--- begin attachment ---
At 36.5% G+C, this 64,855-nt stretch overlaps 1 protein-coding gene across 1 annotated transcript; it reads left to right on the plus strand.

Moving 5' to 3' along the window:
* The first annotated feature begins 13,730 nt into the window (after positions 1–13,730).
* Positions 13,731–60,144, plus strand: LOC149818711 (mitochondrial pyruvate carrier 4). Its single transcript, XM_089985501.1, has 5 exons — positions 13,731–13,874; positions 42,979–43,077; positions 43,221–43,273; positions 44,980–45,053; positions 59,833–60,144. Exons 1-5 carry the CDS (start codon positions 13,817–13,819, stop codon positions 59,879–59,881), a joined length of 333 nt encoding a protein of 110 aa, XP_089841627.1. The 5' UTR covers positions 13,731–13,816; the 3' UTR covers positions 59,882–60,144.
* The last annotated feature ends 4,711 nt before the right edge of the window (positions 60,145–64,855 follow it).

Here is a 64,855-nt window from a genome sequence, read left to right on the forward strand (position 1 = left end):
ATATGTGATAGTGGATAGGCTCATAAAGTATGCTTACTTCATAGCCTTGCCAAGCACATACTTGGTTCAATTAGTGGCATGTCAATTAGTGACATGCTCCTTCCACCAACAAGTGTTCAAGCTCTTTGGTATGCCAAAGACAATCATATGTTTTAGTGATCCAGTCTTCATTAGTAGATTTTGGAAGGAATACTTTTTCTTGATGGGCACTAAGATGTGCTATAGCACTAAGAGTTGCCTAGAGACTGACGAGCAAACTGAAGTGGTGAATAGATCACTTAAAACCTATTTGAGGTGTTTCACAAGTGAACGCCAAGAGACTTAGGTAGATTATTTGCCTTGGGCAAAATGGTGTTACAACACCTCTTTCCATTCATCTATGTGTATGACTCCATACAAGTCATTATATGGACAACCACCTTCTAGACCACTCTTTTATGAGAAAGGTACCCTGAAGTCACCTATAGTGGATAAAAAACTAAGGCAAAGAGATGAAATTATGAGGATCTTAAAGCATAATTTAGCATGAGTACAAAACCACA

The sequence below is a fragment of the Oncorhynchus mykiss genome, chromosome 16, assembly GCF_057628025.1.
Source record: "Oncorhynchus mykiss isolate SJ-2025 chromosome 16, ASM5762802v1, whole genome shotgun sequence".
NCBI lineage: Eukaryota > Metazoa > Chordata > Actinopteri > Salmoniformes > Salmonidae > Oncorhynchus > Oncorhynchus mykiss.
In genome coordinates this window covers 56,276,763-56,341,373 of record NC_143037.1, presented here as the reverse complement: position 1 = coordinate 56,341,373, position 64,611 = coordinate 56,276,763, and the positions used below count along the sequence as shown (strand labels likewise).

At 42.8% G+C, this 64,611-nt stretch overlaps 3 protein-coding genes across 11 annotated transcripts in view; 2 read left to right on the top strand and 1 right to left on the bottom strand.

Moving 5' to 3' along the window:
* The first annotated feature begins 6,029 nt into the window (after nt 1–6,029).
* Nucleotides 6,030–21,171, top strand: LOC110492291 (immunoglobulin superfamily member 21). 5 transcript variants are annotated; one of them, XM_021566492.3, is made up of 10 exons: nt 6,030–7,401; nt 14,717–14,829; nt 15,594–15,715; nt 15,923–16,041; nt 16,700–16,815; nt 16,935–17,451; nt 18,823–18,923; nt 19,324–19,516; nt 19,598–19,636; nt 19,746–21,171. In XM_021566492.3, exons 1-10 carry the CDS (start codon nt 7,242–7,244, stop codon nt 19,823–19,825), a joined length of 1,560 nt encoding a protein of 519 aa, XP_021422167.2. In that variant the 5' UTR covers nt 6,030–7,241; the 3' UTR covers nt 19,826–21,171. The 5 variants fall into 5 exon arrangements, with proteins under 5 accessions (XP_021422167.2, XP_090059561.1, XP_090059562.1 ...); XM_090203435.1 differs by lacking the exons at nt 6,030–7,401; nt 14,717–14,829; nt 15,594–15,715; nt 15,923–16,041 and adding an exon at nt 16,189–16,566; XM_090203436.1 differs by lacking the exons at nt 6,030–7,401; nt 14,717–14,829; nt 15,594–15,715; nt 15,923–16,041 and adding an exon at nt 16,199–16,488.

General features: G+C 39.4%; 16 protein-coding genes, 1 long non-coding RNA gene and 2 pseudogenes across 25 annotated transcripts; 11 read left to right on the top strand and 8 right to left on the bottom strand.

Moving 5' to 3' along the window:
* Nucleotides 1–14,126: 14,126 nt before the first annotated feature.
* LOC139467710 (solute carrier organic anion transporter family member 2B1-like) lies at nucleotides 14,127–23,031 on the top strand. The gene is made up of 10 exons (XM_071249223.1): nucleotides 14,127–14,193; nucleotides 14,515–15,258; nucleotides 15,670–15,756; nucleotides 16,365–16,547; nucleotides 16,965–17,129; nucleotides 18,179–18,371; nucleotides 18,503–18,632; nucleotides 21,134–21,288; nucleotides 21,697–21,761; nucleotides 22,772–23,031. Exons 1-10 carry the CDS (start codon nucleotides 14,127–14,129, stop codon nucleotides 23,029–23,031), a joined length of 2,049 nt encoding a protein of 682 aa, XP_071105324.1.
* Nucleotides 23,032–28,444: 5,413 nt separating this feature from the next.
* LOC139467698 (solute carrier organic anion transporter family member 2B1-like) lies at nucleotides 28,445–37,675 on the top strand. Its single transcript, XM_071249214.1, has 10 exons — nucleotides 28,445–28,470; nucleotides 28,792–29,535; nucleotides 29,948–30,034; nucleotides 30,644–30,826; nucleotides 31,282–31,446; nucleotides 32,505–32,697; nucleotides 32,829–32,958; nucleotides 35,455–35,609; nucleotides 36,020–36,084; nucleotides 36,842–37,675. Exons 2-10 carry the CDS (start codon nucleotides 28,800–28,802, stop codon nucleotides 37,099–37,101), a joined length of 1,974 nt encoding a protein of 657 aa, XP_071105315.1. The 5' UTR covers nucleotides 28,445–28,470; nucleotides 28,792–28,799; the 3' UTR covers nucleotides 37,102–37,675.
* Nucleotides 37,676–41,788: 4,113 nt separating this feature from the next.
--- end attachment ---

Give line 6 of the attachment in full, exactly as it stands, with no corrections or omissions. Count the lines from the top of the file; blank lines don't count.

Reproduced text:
Here is a 64,855-nt window from a genome sequence, read left to right on the forward strand (position 1 = left end):